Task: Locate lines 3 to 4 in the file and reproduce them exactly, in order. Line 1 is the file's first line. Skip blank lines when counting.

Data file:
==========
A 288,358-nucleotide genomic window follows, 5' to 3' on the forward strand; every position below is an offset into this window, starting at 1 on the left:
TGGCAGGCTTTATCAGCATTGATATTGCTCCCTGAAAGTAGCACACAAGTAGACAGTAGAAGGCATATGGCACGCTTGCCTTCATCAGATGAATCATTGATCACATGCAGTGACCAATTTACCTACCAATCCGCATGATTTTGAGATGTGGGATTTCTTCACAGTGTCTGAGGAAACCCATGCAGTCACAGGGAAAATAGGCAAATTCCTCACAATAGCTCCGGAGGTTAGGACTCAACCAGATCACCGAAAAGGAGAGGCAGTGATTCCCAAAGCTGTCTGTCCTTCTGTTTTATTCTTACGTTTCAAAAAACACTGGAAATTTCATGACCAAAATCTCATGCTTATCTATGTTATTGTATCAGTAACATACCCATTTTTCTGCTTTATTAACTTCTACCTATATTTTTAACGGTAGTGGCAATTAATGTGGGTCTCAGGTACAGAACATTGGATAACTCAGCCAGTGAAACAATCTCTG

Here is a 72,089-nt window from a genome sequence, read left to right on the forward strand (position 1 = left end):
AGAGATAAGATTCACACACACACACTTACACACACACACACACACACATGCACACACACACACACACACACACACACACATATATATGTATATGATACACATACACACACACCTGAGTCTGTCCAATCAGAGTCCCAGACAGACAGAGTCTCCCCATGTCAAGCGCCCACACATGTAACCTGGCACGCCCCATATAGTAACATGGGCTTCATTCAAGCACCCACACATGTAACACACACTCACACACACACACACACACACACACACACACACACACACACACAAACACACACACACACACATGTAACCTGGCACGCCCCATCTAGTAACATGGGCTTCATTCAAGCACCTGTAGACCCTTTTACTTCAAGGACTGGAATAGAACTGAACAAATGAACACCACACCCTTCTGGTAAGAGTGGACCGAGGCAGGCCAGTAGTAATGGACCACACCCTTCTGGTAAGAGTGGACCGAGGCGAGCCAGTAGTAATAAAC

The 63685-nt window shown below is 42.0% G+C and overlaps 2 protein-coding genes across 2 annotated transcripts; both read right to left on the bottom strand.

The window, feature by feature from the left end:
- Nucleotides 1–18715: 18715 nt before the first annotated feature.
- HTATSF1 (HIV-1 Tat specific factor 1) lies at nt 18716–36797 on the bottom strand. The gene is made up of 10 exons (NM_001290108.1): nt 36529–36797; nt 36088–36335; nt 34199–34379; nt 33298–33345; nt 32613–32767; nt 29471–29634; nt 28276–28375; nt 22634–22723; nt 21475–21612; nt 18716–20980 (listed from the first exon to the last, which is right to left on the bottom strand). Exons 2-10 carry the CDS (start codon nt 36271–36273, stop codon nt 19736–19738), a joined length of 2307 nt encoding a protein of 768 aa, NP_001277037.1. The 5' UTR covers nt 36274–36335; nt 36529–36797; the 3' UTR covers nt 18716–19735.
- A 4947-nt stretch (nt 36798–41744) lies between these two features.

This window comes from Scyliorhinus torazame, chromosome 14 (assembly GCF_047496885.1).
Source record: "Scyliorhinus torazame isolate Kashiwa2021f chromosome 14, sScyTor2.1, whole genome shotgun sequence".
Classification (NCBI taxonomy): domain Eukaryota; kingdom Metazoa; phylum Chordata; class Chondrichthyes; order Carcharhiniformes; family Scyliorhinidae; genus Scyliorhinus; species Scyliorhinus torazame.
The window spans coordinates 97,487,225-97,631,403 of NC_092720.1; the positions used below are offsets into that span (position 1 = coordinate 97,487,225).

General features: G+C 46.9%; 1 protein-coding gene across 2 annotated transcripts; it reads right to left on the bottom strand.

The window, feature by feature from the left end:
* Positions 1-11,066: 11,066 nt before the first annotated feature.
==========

Here is a 72,089-nt window from a genome sequence, read left to right on the forward strand (position 1 = left end):
AGAGATAAGATTCACACACACACACTTACACACACACACACACACACATGCACACACACACACACACACACACACACACATATATATGTATATGATACACATACACACACACCTGAGTCTGTCCAATCAGAGTCCCAGACAGACAGAGTCTCCCCATGTCAAGCGCCCACACATGTAACCTGGCACGCCCCATATAGTAACATGGGCTTCATTCAAGCACCCACACATGTAACACACACTCACACACACACACACACACACACACACACACACACACACACACAAACACACACACACACACATGTAACCTGGCACGCCCCATCTAGTAACATGGGCTTCATTCAAGCACCTGTAGACCCTTTTACTTCAAGGACTGGAATAGAACTGAACAAATGAACACCACACCCTTCTGGTAAGAGTGGACCGAGGCAGGCCAGTAGTAATGGACCACACCCTTCTGGTAAGAGTGGACCGAGGCGAGCCAGTAGTAATAAAC